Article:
Canfield photography systems also help Dr. Weiss keep a handle on his business. "We often use photographs to show patients how much improvement there has actually been, since they don't always see it" he explains. "We treated one patient's leg veins, and she came back to complain that the treatment had left a number of white spots. So we looked at the pre-treatment photographs, and it turns out those were idiopathic guttate hypomelanosis, or 'reverse freckles', and they had been there to begin with. I didn't remember seeing them, and the patient had been focused on the spider veins. When we took those away, all of a sudden you could see what was left. This had the potential of becoming a very difficult situation, conceivably a lawsuit, but our photographic documentation settled the issue before it could get to that point."

More recently, Dr. Weiss has adopted Canfield's digital dermoscopy solution. Using the specially designed VEOS™ app, this system combines the digital imaging and communications power of an iPhone® with the high quality lighting and optics of a Canfield dermatoscope. "For me this is extremely helpful, not only diagnostically, but because I now have the image on the iPhone and can show the patient the lesion. I can then enlarge it, and they can see, for example, how irregular the mole is, and understand why I want to biopsy it. Then we can compare the image of their lesions to photographs of malignancies, and I can explain why it's highly suspicious. And the patients really get it."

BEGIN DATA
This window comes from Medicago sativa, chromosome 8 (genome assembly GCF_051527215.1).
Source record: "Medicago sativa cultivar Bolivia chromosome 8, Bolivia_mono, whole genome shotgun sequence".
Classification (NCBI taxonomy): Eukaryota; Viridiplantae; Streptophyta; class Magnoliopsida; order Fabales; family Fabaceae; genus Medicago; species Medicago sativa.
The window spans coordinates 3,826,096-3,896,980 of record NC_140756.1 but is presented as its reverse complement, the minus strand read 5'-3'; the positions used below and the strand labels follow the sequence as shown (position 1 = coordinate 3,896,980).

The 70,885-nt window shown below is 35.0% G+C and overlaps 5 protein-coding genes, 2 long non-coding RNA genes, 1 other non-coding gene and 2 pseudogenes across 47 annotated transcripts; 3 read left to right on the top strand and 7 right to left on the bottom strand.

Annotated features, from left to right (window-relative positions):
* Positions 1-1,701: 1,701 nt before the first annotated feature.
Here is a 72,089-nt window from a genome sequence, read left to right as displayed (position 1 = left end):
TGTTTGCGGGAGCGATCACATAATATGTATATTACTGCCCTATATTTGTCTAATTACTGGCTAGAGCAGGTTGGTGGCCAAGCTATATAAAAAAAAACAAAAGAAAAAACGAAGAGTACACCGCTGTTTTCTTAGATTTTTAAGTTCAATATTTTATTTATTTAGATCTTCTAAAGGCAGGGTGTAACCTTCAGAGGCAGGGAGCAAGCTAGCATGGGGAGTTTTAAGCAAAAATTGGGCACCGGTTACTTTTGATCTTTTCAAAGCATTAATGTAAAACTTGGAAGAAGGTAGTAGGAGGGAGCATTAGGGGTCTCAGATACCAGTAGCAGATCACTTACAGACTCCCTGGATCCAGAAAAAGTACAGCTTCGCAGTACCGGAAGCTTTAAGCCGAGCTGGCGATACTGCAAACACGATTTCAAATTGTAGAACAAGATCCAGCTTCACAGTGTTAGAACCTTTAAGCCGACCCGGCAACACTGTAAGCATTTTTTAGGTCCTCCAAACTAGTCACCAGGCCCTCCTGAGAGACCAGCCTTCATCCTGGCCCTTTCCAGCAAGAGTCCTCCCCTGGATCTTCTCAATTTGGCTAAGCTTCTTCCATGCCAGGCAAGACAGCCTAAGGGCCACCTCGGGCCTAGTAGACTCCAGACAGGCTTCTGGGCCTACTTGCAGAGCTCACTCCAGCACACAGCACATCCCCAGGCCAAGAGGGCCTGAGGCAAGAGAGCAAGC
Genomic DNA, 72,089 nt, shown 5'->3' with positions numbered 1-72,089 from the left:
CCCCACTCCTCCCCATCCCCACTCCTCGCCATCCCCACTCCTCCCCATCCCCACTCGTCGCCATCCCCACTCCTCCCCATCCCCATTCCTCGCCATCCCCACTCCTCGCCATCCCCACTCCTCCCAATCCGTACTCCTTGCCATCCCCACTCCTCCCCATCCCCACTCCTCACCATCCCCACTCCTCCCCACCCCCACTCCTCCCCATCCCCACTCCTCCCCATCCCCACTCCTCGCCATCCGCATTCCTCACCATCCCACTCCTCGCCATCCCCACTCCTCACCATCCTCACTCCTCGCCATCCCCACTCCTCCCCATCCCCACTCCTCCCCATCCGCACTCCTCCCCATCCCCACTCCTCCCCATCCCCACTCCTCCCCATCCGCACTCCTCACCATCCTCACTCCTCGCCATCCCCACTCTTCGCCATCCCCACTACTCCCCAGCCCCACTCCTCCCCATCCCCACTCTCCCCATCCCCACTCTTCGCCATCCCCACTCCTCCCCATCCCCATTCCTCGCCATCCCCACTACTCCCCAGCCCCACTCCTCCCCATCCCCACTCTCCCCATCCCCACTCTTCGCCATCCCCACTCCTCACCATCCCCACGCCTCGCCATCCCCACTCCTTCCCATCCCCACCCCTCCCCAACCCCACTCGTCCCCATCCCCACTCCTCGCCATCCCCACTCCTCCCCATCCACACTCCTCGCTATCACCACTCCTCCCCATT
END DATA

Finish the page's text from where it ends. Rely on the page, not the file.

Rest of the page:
Looking to the future, Dr. Weiss sees a growing need for this type of mobile imaging technology in medical photography systems. As an example, he notes that with a predicted shortage of physicians in many specialties, the use of such smartphone-based devices in telemedicine could extend the number of patients a dermatologist can treat. This convergence of diagnostics, patient education, and wireless communication will play an increasing role in changing the doctor-patient relationship in the coming years. And at the leading edge of this change, you will find physicians like Dr. Weiss.

Dr. Robert Weiss Dr. Robert Weiss

Robert Weiss, M.D., F.A.A.D., F.A.C.Ph, is a Board Certified dermatologist practicing in Hunt Valley, MD. After graduating from Columbia University in New York, he completed his medical education and residency in dermatology at the Johns Hopkins University School of Medicine. Following that, he completed additional fellowship training in dermatologic research at the National Institutes of Health. He served as President of the American Society of Dermatologic Surgery (ASDS) from 2008 - 2009, and is currently Vice President of the American Society for Lasers in Medicine and Surgery. He founded the Maryland Laser, Skin, and Vein Institute in 1985.